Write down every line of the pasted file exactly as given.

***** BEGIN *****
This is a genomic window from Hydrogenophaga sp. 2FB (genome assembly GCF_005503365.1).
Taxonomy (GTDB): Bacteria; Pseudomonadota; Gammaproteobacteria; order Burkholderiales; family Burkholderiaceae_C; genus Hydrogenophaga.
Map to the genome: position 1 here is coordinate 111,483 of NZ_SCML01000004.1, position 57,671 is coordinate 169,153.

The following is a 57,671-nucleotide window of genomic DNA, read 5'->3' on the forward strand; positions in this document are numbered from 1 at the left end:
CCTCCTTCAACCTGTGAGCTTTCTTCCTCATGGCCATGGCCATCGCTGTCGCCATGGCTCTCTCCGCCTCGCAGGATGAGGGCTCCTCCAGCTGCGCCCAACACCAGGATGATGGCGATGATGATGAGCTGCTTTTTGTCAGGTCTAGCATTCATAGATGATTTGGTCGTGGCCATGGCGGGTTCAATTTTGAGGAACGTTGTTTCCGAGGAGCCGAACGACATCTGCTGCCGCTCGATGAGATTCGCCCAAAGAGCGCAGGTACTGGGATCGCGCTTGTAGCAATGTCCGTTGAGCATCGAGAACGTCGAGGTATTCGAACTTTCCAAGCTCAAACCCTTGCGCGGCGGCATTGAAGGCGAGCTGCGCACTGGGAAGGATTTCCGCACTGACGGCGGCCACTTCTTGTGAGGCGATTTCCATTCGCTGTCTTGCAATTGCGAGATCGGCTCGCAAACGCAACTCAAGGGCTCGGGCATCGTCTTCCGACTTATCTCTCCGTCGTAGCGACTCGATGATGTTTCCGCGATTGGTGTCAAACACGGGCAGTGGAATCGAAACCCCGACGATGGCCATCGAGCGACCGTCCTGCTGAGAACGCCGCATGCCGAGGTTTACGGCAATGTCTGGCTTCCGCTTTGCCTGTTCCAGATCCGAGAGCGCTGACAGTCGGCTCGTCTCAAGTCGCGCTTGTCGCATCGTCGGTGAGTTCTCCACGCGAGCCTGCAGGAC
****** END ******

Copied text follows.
This is a genomic window from Hydrogenophaga sp. 2FB (genome assembly GCF_005503365.1).
Taxonomy (GTDB): Bacteria; Pseudomonadota; Gammaproteobacteria; order Burkholderiales; family Burkholderiaceae_C; genus Hydrogenophaga.
Map to the genome: position 1 here is coordinate 111,483 of NZ_SCML01000004.1, position 57,671 is coordinate 169,153.

The following is a 57,671-nucleotide window of genomic DNA, read 5'->3' on the forward strand; positions in this document are numbered from 1 at the left end:
CCTCCTTCAACCTGTGAGCTTTCTTCCTCATGGCCATGGCCATCGCTGTCGCCATGGCTCTCTCCGCCTCGCAGGATGAGGGCTCCTCCAGCTGCGCCCAACACCAGGATGATGGCGATGATGATGAGCTGCTTTTTGTCAGGTCTAGCATTCATAGATGATTTGGTCGTGGCCATGGCGGGTTCAATTTTGAGGAACGTTGTTTCCGAGGAGCCGAACGACATCTGCTGCCGCTCGATGAGATTCGCCCAAAGAGCGCAGGTACTGGGATCGCGCTTGTAGCAATGTCCGTTGAGCATCGAGAACGTCGAGGTATTCGAACTTTCCAAGCTCAAACCCTTGCGCGGCGGCATTGAAGGCGAGCTGCGCACTGGGAAGGATTTCCGCACTGACGGCGGCCACTTCTTGTGAGGCGATTTCCATTCGCTGTCTTGCAATTGCGAGATCGGCTCGCAAACGCAACTCAAGGGCTCGGGCATCGTCTTCCGACTTATCTCTCCGTCGTAGCGACTCGATGATGTTTCCGCGATTGGTGTCAAACACGGGCAGTGGAATCGAAACCCCGACGATGGCCATCGAGCGACCGTCCTGCTGAGAACGCCGCATGCCGAGGTTTACGGCAATGTCTGGCTTCCGCTTTGCCTGTTCCAGATCCGAGAGCGCTGACAGTCGGCTCGTCTCAAGTCGCGCTTGTCGCATCGTCGGTGAGTTCTCCACGCGAGCCTGCAGGAC